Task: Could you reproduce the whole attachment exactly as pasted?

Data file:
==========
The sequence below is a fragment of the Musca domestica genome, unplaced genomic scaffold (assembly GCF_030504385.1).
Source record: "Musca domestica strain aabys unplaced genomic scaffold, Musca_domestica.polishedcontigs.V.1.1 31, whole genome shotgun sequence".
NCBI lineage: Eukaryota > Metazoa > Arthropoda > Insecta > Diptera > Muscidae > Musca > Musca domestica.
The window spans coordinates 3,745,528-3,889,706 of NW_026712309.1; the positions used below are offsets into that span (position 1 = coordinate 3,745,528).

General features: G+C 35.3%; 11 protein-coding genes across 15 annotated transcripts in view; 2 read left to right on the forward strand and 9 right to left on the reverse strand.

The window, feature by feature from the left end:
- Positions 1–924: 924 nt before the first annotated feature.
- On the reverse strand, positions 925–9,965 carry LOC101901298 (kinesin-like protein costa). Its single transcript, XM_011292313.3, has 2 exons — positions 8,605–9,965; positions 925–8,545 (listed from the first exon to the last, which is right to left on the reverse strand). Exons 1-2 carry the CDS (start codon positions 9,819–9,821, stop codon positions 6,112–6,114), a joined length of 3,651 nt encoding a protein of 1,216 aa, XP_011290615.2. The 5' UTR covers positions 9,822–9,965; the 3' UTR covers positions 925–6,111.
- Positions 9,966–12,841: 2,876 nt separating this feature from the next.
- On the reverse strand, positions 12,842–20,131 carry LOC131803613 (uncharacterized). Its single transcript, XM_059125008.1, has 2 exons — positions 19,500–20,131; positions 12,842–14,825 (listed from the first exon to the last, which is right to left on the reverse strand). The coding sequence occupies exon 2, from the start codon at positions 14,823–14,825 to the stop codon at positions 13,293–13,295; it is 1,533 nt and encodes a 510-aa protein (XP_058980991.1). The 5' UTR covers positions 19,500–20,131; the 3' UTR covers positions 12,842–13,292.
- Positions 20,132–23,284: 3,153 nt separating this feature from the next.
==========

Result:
The sequence below is a fragment of the Musca domestica genome, unplaced genomic scaffold (assembly GCF_030504385.1).
Source record: "Musca domestica strain aabys unplaced genomic scaffold, Musca_domestica.polishedcontigs.V.1.1 31, whole genome shotgun sequence".
NCBI lineage: Eukaryota > Metazoa > Arthropoda > Insecta > Diptera > Muscidae > Musca > Musca domestica.
The window spans coordinates 3,745,528-3,889,706 of NW_026712309.1; the positions used below are offsets into that span (position 1 = coordinate 3,745,528).

General features: G+C 35.3%; 11 protein-coding genes across 15 annotated transcripts in view; 2 read left to right on the forward strand and 9 right to left on the reverse strand.

The window, feature by feature from the left end:
- Positions 1–924: 924 nt before the first annotated feature.
- On the reverse strand, positions 925–9,965 carry LOC101901298 (kinesin-like protein costa). Its single transcript, XM_011292313.3, has 2 exons — positions 8,605–9,965; positions 925–8,545 (listed from the first exon to the last, which is right to left on the reverse strand). Exons 1-2 carry the CDS (start codon positions 9,819–9,821, stop codon positions 6,112–6,114), a joined length of 3,651 nt encoding a protein of 1,216 aa, XP_011290615.2. The 5' UTR covers positions 9,822–9,965; the 3' UTR covers positions 925–6,111.
- Positions 9,966–12,841: 2,876 nt separating this feature from the next.
- On the reverse strand, positions 12,842–20,131 carry LOC131803613 (uncharacterized). Its single transcript, XM_059125008.1, has 2 exons — positions 19,500–20,131; positions 12,842–14,825 (listed from the first exon to the last, which is right to left on the reverse strand). The coding sequence occupies exon 2, from the start codon at positions 14,823–14,825 to the stop codon at positions 13,293–13,295; it is 1,533 nt and encodes a 510-aa protein (XP_058980991.1). The 5' UTR covers positions 19,500–20,131; the 3' UTR covers positions 12,842–13,292.
- Positions 20,132–23,284: 3,153 nt separating this feature from the next.